If there was need of any reminder of the growing threat of climate change in Palau, it was the devastation that was left by Typhoon Surigae which hit the nation in April.
Typhoons in Palau are rare, the last typhoon that hit the country was Typhoon Haiyan in 2013 which came closely after Typhoon Bopha in 2012. Typhoon Surigae was considered a surprise event, it was not expected and no one had prepared for its onslaught.
While no one has died, thankfully, it left a trail of devastation, costing over $US4 million in damage, and it will take those affected by the typhoon years to recover.
Palau, with a population of 18,000, is small and like any developing nation, the typhoon exposes its vulnerability to climate change.
According to a 2020 Pacific Islands Regional Climate Assessment (PIRCA) that assessed the climate change indicators in the country, higher temperatures, stronger typhoons, sea-level rise, coral reef bleaching, and loss, and coastal flooding threaten the country as a result of climate change.
President Surangel Whipps Jr., the nation’s new President, although known to focus on the economy rather than the environment during his administration also admitted that climate change is definitely here on Palau.
In his State of the Republic Address last month, Whipps mentioned climate change but how his office would continue to advocate to combat its impact on the lives of the people is not clear.
“We must not forget about climate change as well. Last month, we experienced unusually high tides that overwhelmed low-lying areas in Koror and Babeldaob. Last week, we were hit by Typhoon Surigae that caused major damages to our roads and utility infrastructure. A comprehensive damage assessment report is being finalized, which will provide us the information we need to continue the needed rehabilitation works,” he said.
Adding, “we are thankful that no lives were lost. Let us also take this time to express our appreciation to our friends and development partners – the United States, Japan, Taiwan, and Australia for their immediate relief assistance right after the typhoon. These events are undoubtedly the result of climate change. We can expect to see more frequent and stronger natural hazards, including typhoons and droughts, as a result of this growing threat.”
In earlier interviews, President Whipps said Palau and the rest of Micronesian countries are more vulnerable to the impact of climate change and have taken the lead in climate change and ocean conservation talks on the international stage.
Palau hoped the same would continue and the Pacific Islands’ voice would be louder if Micronesia, which feels the most severe effects of climate change, takes the helm of the Pacific Islands Forum leadership.
This statement, the President stressed when asked by local reporters here on the issues of climate change impact in Palau and the Pacific.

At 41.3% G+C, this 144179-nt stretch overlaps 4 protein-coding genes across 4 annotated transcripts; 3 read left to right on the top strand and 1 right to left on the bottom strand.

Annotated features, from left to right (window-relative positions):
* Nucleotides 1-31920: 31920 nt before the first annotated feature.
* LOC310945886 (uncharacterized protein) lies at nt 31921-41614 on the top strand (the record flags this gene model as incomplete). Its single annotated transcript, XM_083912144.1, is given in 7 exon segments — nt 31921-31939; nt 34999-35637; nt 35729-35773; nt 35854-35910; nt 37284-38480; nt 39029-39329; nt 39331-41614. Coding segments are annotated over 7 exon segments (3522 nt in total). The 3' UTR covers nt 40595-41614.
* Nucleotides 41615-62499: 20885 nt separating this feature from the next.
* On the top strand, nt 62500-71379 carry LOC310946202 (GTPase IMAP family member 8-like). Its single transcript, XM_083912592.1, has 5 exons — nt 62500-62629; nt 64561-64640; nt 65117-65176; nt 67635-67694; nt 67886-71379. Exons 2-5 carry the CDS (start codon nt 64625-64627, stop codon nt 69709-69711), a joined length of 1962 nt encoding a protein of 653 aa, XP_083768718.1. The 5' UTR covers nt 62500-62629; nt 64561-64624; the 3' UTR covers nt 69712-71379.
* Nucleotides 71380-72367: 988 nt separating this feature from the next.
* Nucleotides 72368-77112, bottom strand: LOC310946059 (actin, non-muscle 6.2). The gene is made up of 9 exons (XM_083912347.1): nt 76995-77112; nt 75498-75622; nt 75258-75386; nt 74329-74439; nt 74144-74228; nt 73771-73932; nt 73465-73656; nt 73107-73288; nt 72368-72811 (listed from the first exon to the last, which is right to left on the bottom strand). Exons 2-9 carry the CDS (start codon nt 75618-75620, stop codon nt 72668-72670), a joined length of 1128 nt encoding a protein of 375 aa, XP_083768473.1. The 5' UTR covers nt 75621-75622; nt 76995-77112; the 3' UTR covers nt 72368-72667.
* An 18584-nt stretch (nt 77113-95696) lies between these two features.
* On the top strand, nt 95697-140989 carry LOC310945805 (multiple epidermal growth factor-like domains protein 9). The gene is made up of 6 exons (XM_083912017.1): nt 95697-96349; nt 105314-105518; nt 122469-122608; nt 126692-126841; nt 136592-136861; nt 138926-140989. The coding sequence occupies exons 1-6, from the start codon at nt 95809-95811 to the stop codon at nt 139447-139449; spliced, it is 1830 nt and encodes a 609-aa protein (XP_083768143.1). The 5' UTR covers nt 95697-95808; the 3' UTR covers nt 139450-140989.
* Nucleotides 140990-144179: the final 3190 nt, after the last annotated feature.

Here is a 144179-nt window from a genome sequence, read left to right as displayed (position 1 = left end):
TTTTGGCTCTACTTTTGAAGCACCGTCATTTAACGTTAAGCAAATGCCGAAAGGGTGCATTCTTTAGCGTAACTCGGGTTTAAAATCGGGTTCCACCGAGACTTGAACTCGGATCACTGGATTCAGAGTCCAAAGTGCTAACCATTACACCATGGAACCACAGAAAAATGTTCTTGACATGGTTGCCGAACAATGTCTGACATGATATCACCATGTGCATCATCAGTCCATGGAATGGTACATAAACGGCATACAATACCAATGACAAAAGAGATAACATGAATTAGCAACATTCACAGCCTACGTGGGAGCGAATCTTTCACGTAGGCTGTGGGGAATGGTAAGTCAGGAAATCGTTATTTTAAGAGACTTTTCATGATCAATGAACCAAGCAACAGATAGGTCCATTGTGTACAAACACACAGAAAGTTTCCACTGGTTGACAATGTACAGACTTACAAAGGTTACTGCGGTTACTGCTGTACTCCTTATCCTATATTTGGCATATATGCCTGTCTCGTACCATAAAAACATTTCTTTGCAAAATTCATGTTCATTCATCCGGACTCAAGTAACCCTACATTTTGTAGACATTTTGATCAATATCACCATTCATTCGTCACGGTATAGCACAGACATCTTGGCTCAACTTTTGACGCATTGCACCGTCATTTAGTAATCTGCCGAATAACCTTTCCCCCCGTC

“Micronesia is exerting outsized influence on climate change and leads in ocean conservation with outcomes and commitments comparable to big countries. We have some of the world’s strongest responses on Covid-19.
Is this not enough to show our merit? Do we not deserve respect,” Whipps said in a February op-ed published in the Guardian.
Non-governmental organisations in Palau continue to take be active in dealing with climate change. According to the Palau Climate change policy office, it will continue to advocate for the fight started by the previous government. It is also preparing for COP 26.
But while the position remains, the changing leadership might have other priorities in mind, like the travel bubble with Taiwan and the looming crisis brought about by COVID -19, but it doesn’t mean that the impacts of climate change should be put on the back burner.
Government should be putting into place policies focused on adapting to change rather than stopping it. You can’t stop sea level rise because it’s going to happen.
Palau has a voice on the international stage about reducing emissions, but Palau has to deal with the consequences of sea level rise, literally lapping at its doorstep and it is happening now, already impacting the lives of the people
Whether tropical storms spring out of nowhere, or tides are higher than predicted, the impact is here now and will only get worse.
Government needs to start thinking about areas or communities prone to flooding, think of the most vulnerable people.
How many decades now are we listening to the sound of world leaders kicking the cans down the road? Palau’s duty is to show the previously unseen impact of climate change.
The prediction of scientists is coming true. It’s time to act, not talk, it’s time to lead by example.
What choice does Palau have but to act?
Bernadette Carreon is a Palau- based journalist covering the nation and the Pacific for over 20 years.
This article has been written for the Road to COP26 series for the Climate Action Beacon.